When Jesus Christ Superstar opened on Broadway in October of 1971, the musical was met with nightly protests on the sidewalk in front of the Mark Hellinger Theatre on 51st Street. Conversely, when The Book of Mormon opened at the Eugene O’Neill Theatre in February 2011, it was lauded as one of the best musicals of the yet young 21st century. Thus passes the glory of the world, eh?
While Superstar dared to imagine Jesus as a mortal with deep doubts and momentary lapses of faith, Mormon… well, let’s just say that Jesus calls one of the musical’s lead characters a dick near the top of the second act. But what else would one expect from Trey Parker and Matt Stone, the creative forces behind the long-running television hit, South Park?
I know no one could have expected the irreverent humorists to team up with Avenue Q‘s Robert Lopez to create what was, at least before the coming of Hamilton, the most original musical to hit Broadway in years. But The Book of Mormon stormed into New York and has remained a solid hit, minting its own money for the past eight years. On the road, the show regularly haunts houses around the nation every couple years, establishing its place alongside Wicked as an almost annualized ritual for some cities.
So it’s with great humility that I’m about to share the following piece of information: Until tonight at the Tennessee Performing Arts Center’s Andrew Jackson Hall, I had never seen The Book of Mormon.
Of course, I knew the score, vividly remember Andrew Rannells’ performance on the 2011 Tony Awards, and have been well aware of its presence on tour and on Broadway. I just never quite got around to seeing it until now. (If there is a sense of irony to any of this, it’s that Jesus Christ Superstar was the first musical I ever saw. For whatever that’s worth.)
Leading the stellar cast as Elders Price and Cunningham are Liam Tobin and Conner Peirson. The classic odd-couple, Tobin and Peirson lead us on their missionary adventure to Uganda along with a troop of other young Mormons. The ensemble plays the other young missionaries with such a fresh-scrubbed (with Ivory… ninety-nine forty-four one hundred percent pure, naturally) sincerity that their zealousness feels heart-warming and genuine.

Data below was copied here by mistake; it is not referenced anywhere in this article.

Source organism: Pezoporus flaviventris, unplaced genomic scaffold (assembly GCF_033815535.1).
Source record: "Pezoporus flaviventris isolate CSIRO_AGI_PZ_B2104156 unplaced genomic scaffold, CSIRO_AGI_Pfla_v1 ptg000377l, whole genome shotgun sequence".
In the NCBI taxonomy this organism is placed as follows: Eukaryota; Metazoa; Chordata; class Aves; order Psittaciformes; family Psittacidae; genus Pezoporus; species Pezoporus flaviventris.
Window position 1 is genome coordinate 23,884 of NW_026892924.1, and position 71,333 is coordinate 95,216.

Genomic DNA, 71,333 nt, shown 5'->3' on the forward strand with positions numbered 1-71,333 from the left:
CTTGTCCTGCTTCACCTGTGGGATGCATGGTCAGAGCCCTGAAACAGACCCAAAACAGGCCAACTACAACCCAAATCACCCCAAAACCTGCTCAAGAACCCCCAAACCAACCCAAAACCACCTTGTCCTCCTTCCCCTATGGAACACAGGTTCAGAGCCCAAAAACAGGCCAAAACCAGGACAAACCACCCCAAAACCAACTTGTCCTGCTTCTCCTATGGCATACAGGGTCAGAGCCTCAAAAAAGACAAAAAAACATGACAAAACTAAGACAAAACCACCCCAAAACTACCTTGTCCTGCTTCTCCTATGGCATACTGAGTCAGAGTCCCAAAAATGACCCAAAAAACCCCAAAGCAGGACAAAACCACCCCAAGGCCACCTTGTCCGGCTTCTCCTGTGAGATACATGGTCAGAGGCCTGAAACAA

Kayla Pecchioni’s Nabulungi – variously referred to by Elder Cunningham as Nicki Minaj, Neutrogena, and other hilarious malapropisms – provides the beating heart to the story and is a standout among the large cast.
Casey Nicholaw’s show choir on speed choreography turns up the wattage on the smiles and movement, which only serves to heighten the notion that the entire cast lives on Four Loko and Pixy Stix. Scott Pask’s sets have been effectively adapted for the road and Ann Roth’s costumes are, at times, gut-bustingly funny.
And in case you hadn’t yet heard, this musical is probably not one you want to take your younger family members to see. It doesn’t so much toe the line of vulgarity and blasphemy. Think of it gleefully stomping all over that line. You’ve been warned.
The Book of Mormon continues at TPAC’s Andrew Jackson Hall until Sunday. There is a ticket lottery and details can be found at the TPAC website.